It was now time for the extremely difficult tasks of sorting and cataloging the thousands of scraps and documents. The most critical task was to ascertain their relevance to a specific aspect of Judaism and their importance in relation thereto. A considerable number of items were the subject of palimpsest, a process where a piece of writing material on which the original writing has been effaced to make room for the later writing but on which traces of the original remain. Thus, much additional time and effort was necessary to examine those items.
Those tasks were more difficult than having to solve 1000 complex picture puzzles after all the pieces were thrown into one large bin and the box covers depicting the completed puzzles were destroyed.
Schechter, his colleagues, students, and future generations of academics uncovered materials that not only validated the dating of BenSira's "Ecclesiaticus" but also led them to significant findings relating back to the Second Temple and into the twelfth century A.D. and beyond. Several of those areas were the liturgical poetry of Yannai, the dispute between Saadia Gaon, and the heretical thinker, Hiwial-Balkhi, and in broader terms the larger schismatic movement Karaism, as well as poems by Dunash ben Labrat, the tenth century founder of Andalusian Hebrew poetry.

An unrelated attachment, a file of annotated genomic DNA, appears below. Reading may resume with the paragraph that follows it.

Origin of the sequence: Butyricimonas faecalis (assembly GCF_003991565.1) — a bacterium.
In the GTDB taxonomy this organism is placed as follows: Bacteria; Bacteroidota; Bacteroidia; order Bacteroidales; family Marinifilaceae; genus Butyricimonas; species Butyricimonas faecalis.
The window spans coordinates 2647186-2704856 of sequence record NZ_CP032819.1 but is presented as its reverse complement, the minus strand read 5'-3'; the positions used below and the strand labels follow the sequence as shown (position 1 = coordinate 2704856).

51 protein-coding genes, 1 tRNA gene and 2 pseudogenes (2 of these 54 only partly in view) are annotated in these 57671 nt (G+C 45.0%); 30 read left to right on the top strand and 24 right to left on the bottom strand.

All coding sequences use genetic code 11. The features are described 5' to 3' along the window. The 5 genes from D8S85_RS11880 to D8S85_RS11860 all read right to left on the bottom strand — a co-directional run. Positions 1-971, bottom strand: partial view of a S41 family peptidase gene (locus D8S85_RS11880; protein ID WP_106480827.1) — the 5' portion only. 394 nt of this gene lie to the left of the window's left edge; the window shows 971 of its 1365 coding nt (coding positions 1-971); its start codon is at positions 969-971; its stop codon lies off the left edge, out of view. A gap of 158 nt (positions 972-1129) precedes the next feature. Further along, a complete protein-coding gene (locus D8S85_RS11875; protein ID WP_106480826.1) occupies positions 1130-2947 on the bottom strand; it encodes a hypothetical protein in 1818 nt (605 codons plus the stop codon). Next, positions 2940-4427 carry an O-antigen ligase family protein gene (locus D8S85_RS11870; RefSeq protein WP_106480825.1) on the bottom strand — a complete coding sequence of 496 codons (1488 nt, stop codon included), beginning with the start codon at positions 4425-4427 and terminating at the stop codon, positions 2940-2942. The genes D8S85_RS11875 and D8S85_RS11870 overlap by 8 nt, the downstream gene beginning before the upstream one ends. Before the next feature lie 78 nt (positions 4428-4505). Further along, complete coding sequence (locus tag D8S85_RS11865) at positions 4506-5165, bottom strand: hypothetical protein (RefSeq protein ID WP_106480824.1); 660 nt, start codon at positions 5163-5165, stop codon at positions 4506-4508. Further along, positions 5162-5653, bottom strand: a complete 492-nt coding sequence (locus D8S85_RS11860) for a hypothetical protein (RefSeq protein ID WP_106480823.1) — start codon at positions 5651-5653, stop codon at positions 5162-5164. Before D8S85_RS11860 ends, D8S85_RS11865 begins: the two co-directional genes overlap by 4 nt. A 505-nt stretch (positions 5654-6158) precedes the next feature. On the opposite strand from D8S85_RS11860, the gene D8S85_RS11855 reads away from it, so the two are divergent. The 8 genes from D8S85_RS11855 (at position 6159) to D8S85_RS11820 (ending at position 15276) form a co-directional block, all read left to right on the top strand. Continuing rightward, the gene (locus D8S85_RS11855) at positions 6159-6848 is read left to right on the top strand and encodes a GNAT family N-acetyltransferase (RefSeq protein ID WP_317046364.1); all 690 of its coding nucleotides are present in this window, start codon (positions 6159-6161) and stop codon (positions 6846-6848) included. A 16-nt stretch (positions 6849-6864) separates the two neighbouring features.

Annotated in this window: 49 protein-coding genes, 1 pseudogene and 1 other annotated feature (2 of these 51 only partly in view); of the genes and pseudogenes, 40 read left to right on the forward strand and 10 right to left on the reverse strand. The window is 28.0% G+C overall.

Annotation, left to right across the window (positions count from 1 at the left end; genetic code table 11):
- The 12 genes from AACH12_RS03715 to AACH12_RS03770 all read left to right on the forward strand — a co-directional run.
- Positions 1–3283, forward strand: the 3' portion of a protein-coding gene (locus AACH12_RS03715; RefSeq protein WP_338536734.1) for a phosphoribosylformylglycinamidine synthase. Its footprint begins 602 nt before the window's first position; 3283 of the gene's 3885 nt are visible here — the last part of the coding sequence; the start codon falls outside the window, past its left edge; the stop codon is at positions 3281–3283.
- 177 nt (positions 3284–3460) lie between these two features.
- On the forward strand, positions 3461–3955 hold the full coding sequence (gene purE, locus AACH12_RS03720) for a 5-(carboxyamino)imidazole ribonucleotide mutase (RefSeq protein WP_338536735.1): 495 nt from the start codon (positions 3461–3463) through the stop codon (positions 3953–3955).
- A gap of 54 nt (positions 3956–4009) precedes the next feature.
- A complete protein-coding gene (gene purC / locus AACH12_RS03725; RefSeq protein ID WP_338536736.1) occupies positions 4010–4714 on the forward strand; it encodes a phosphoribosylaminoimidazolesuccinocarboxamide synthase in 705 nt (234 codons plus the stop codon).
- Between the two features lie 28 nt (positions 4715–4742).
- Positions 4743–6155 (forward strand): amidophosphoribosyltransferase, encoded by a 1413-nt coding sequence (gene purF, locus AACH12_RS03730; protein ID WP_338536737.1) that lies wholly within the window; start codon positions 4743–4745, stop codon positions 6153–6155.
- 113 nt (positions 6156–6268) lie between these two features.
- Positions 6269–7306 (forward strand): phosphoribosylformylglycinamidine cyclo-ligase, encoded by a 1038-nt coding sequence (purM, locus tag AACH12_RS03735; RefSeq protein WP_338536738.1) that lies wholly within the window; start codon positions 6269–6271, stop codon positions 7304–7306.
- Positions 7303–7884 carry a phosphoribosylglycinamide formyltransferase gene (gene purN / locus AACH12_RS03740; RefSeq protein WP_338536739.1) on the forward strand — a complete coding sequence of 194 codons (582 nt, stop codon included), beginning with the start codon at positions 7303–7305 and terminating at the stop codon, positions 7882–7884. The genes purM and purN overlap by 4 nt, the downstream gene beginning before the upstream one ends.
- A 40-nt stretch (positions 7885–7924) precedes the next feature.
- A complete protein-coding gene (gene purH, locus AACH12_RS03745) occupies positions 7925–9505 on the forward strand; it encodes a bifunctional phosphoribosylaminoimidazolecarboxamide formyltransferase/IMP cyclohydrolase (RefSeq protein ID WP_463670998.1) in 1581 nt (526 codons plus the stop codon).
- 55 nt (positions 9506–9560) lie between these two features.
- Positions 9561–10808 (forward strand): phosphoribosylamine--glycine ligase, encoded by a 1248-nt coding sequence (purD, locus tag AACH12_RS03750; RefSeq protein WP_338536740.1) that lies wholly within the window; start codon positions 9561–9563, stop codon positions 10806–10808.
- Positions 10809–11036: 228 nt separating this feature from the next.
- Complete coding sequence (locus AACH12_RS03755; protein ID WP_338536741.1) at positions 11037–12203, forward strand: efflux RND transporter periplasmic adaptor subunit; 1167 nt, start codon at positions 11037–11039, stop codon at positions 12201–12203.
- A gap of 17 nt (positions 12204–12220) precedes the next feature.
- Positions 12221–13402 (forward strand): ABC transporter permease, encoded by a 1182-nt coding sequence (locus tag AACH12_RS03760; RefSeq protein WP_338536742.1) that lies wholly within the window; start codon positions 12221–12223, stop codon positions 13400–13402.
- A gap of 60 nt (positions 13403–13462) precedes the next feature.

Their works were supplemented by other material previously or subsequently acquired from the Geniza or that had been buried in its cemetery/courtyard. Every new foray into the Geniza's material produced new insights as to religious practices, the relationships among the different streams of Judaism, and those between the Jewish, Muslim and Arab communities.
A researcher, as recently as the first few weeks of 2010, discovered a fragment of a letter written in the sixteenth century by Rachel Zussman, a distraught mother living in Jerusalem to her son living in Cairo. It shed light on their prior correspondence. The Sage Ben Bag's description of the Torah, "Turn it over and turn it over, for everything is in it ..." could also apply to the Cairo Geniza.
The authors broadened my understanding of the importance of critical scholarship and its impact today on how we interpret sacred text and practice Judaism. They provided a fascinating insight into the passions and practices of the academic community.